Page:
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Chapter 7

Artificial Selection

Artificial selection is one of the best-understood aspects of the domestication

process (Price and King, 1968) and is the only genetically based mechanism that is
unique to domestication. Artificial selection may be applied either inadvertently
(unconsciously) or intentionally (consciously). This chapter provides examples of
inadvertent and conscious artificial selection and discusses the differences between
artificial and natural selection. It ends by describing how artificial selection
experiments can provide insights regarding mechanisms of gene expression and
the evolution of quantitative traits.

Inadvertent Artificial Selection

Personal biases and preferences often influence the selection of breeding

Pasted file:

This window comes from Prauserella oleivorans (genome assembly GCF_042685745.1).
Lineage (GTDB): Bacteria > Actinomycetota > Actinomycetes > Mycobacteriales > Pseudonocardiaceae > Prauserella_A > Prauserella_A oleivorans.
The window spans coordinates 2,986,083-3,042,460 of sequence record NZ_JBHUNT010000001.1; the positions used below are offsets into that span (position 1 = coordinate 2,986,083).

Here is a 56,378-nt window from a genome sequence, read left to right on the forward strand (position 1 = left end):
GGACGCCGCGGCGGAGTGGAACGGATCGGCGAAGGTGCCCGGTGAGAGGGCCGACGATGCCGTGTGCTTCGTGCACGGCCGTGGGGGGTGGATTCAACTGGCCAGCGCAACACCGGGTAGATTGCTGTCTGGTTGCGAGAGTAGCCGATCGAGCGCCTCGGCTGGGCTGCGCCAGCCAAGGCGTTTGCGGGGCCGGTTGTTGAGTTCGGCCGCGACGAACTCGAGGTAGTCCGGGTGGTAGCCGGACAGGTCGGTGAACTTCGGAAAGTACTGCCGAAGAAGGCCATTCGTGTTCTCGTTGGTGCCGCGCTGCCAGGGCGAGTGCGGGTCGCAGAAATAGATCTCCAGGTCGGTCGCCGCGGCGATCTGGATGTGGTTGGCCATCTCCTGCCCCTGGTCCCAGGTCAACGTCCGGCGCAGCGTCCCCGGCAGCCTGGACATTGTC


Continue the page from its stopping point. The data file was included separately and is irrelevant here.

stock (Muntzing, 1959) and such biases may be very subtle. Inadvertent artificial
selection by animal caretakers is commonplace. Frankham et al. (1986) proposed
that unconscious selection for tameness is inevitable in captive populations of
animals. Marliave et al. (1993) reported that ten generations of laboratory rearing
of the coonstripe shrimp (Pandalus danae) resulted in inadvertent selection for
reduced intensity of escape responses. Regular handling of the shrimp in a
study of protandric hermaphroditism would often injure individuals with
intense tail-flip escape responses. By the tenth generation, the intensity of escape
responses had become greatly reduced and dopamine levels (frequently associated
with emotional reactivity) were reduced to only 5.5% of the level in wild
stock. Hybrids between wild and ‘domestic’ shrimp were intermediate for both
Waples (1991) claimed that some salmon hatcheries in the Pacific Northwest
(USA) have inadvertently selected for early-season spawning by collecting